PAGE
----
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Photos of flash flooding in Yunnan's capital

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A ruined car, left overnight with its windows down, on Beijing Lu (image: Ben Campbell)
A ruined car, left overnight with its windows down, on Beijing Lu (image: Ben Campbell)

Torrential rains and flash flooding in Kunming have caused an estimated 84 million yuan (US$13.6 million) in damage to the city. Floodwaters have destroyed real estate and at least one person is missing, according to a report by the Yunnan Provincial Department of Civil Affairs.

Initial reports estimate flooding affected more than 77,000 Spring City residents. That number appears to be an extremely conservative evaluation as thousands of ground-level residences and businesses have been completely inundated.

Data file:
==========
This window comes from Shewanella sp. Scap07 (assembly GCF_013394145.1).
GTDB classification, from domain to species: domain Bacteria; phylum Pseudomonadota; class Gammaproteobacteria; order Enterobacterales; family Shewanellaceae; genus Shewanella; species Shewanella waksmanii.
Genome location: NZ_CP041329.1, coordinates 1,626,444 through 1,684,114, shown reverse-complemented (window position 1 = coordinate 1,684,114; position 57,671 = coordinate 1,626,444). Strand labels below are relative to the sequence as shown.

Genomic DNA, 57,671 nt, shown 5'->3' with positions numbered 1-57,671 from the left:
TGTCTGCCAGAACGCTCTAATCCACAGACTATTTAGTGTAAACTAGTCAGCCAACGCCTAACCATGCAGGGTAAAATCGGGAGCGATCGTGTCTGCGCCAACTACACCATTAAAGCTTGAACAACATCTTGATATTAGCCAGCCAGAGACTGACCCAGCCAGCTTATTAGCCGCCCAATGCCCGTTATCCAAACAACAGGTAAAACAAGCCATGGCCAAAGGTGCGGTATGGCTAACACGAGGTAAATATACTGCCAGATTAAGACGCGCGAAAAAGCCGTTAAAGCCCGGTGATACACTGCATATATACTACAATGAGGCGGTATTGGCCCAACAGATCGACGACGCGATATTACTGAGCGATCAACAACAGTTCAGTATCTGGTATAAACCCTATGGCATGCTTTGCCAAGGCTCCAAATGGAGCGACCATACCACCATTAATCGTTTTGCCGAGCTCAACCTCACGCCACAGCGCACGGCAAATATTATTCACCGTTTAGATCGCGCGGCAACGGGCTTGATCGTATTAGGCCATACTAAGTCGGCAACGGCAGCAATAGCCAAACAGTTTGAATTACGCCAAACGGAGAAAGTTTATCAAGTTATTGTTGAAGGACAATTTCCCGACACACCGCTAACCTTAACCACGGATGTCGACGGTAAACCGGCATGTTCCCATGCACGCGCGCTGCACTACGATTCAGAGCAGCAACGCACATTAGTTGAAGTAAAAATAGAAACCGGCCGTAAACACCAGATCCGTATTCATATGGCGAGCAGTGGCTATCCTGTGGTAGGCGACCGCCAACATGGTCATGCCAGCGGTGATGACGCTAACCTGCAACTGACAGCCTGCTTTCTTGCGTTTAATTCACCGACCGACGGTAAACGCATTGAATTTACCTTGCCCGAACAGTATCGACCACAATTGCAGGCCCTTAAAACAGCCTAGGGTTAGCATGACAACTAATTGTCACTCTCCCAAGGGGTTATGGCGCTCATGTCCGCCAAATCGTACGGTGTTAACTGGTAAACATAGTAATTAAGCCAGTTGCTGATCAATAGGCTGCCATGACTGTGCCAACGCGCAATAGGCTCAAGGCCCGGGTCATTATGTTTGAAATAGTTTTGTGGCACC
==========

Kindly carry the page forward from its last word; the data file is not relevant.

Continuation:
Flooding snarled traffic in low-lying intersections and covered parked cars in almost a meter of water. The north and east of the city appear to have borne the brunt of the flooding.

Areas around the Railway Museum on Beijing Road were completely cordoned off as underpasses were submerged by over four meters of water. Emergency crews worked long into the night in often vain attempts to drain floodwaters.

image: Hugh Bohane
image: Hugh Bohane

A bird's eye view of emergency workers trying to clear water from an underpass at the city's North Railway Station. At its highpoint, water was roughly four meters deep in the underpass.

image: Hugh Bohane
image: Hugh Bohane

A view up Beijing Lu, where the under-construction subway was completely submerged.

image: Hugh Bohane
image: Hugh Bohane

A ruined restaurant sits under more than a meter of water.